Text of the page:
Articles Tagged "web-only feature"

While there is little debate about whether psychotherapy works, there remains disagreement about how it works (Barlow, 2004; Lilienfeld, Ritschel, Lynn, Cautin, & Latzman, 2014; Lorenzo-Luaces, German, & DeDubeis, 2014; Messer & Wampold, 2002; Shafran et al., 2009; Tracey, Wampold, Lichtenberg, & Goodyear, 2014; Wampold, 2015).  This lack of consensus has understandably led to continued […]

Suzy Suzy is a 42-year-old woman who has been suffering from depressive symptoms for at least six months. Most of the time she is feeling grumpy, irritable, and down. Normally, Suzy was never this quickly startled or negative, and people close to her almost do not recognize her anymore. Suzy has become isolated. After a […]

Evidence-Based Practice (EBP) represents a standard of practice as clinicians seek increasingly effective ways to provide therapeutic services to their clients. Comprised of three main approaches, EBP seeks to apply a structured, systematic approach to the provision of therapy through the use of empirically supported treatments, practice guidelines, and practice based evidence (Burlingame & Beecher, […]

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We are currently living in a time of epidemic loneliness. For gender and sexual minority individuals – those who do not identify as heterosexual or cisgender – the deleterious effects of loneliness and exclusion are amplified by societal bias. This is expressed at the highest level with a harmful effect when government actions specifically target […]

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What happens when a client recounts a horrible act of violence in which they were the perpetrator and for which they express enjoyment and a lack of remorse?  How do therapists react? Would they experience a lack of empathy or would they over-empathize in an attempt to connect with the client?  Current research suggests that […]

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Professional practice is about making a difference with our clients—we want to help our clients reach their goals, and, we want our contribution to count. This is true in many professional settings, whether we offer treatment, counseling, training, education, or conduct applied research. But, how can we tell whether we actually have made a difference […]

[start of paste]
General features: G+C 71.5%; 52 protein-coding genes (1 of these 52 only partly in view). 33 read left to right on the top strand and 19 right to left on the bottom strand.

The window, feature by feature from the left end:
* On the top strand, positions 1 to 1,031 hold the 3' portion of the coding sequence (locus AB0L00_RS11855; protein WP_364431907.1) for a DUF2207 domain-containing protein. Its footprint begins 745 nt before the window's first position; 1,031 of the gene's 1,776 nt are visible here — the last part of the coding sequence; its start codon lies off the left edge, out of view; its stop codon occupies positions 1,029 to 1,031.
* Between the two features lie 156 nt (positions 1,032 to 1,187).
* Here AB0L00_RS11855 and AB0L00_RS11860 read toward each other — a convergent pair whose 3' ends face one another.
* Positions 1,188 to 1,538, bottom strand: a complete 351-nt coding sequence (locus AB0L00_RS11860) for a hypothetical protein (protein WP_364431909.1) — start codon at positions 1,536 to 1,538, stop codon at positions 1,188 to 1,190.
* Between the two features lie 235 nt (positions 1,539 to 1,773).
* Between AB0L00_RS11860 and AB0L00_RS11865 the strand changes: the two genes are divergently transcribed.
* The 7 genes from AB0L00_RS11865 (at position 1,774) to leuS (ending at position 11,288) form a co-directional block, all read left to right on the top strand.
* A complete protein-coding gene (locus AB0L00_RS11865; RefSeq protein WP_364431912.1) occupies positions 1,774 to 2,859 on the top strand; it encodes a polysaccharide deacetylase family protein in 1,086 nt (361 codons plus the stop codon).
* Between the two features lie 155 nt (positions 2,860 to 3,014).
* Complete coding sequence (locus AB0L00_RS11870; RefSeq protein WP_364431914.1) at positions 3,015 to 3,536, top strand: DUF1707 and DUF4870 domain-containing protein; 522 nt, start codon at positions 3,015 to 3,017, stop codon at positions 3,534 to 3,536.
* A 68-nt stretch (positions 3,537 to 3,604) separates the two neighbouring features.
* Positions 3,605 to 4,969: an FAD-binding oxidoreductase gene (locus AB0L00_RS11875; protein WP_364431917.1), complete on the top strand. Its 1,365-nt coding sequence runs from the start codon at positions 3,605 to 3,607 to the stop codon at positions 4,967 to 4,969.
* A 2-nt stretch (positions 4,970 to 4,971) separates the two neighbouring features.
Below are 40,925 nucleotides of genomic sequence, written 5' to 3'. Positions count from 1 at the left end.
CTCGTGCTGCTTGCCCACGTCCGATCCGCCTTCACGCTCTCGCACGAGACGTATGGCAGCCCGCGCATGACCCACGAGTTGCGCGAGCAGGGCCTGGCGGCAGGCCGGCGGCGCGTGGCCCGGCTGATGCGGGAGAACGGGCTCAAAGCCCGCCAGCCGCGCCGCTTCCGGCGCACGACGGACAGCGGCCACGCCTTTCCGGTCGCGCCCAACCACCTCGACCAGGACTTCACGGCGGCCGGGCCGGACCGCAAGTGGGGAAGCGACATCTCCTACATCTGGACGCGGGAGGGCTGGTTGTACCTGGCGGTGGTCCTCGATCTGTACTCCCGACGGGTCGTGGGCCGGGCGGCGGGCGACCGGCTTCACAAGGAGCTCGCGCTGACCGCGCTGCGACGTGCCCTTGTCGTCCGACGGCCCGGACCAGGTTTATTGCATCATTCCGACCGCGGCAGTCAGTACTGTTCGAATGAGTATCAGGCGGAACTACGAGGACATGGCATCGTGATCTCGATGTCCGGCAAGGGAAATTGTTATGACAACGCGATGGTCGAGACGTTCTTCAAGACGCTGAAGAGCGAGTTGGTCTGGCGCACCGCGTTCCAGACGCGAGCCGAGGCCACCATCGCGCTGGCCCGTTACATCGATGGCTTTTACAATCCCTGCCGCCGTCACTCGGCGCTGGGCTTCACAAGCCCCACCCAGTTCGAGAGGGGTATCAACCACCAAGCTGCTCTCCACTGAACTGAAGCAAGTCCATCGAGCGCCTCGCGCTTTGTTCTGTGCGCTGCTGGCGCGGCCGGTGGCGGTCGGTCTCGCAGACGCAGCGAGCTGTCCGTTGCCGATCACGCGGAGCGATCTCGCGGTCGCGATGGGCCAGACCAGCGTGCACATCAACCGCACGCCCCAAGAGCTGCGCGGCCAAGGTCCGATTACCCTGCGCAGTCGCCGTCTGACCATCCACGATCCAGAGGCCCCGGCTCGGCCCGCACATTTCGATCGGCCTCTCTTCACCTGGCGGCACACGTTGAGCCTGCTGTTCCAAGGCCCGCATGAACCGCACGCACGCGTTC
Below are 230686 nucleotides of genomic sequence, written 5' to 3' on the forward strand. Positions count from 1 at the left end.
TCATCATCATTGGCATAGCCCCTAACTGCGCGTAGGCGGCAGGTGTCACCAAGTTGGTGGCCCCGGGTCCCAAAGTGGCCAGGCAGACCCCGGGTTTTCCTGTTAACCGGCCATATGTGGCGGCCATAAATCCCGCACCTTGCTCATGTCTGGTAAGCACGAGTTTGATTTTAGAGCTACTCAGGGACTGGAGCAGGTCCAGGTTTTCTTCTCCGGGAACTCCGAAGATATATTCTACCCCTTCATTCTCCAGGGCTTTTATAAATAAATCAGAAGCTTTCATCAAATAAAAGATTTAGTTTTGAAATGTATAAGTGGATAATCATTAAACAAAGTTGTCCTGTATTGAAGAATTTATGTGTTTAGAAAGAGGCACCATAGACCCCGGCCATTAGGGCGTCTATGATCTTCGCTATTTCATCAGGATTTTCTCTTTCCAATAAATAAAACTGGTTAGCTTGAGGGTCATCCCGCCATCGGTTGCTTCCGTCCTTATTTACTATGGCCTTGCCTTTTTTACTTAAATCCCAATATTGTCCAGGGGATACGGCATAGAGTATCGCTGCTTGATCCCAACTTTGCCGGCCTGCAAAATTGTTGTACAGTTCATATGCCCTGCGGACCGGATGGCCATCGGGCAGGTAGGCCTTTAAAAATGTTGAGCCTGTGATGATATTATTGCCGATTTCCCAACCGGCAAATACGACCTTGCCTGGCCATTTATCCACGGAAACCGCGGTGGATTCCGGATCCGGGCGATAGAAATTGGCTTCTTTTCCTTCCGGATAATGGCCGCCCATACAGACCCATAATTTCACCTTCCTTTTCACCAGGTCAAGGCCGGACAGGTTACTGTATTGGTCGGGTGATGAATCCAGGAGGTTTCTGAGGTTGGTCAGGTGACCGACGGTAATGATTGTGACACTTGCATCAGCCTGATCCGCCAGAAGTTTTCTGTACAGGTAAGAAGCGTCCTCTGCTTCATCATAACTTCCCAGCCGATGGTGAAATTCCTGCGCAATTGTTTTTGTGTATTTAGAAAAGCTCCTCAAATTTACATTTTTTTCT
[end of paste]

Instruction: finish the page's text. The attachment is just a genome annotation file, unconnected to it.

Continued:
There is mounting evidence that individual psychotherapists have a notable impact on patient outcomes (whether measured globally or as specific outcome domains), accounting for about 3-7% of such variance across controlled trials and naturalistic settings (Baldwin & Imel, 2013). Moreover, most therapists possess relative strengths and weaknesses within their caseloads in terms of their domain-specific […]

1. Get out of the office, attend continuing education events and professional association conferences, and interact with colleagues. Don’t isolate yourself. Those who are more isolated professionally are at greater risk of poor decision-making and unethical practice over time (Knapp & VandeCreek, 2012). 2. Create a constellation of colleagues (Johnson, Barnett, Elman, Forrest, & Kaslow, […]

Practice-based research, or research that is conducted in naturalistic care settings, often by clinicians, has the potential to advance the science and practice of psychotherapy. Unfortunately, relatively few clinicians are actively involved in conducting research and as a result, much of their clinical wisdom and treatment data are not represented in the scientific literature. There […]

We know that psychotherapy outcome research cannot imitate randomized clinical trials for diseases because, for one among many reasons, the person of the therapist cannot be abstracted from the provision of treatment. The therapist is the treatment. What are the implications for training and lifelong learning? Over the course of a psychotherapy career, we will […]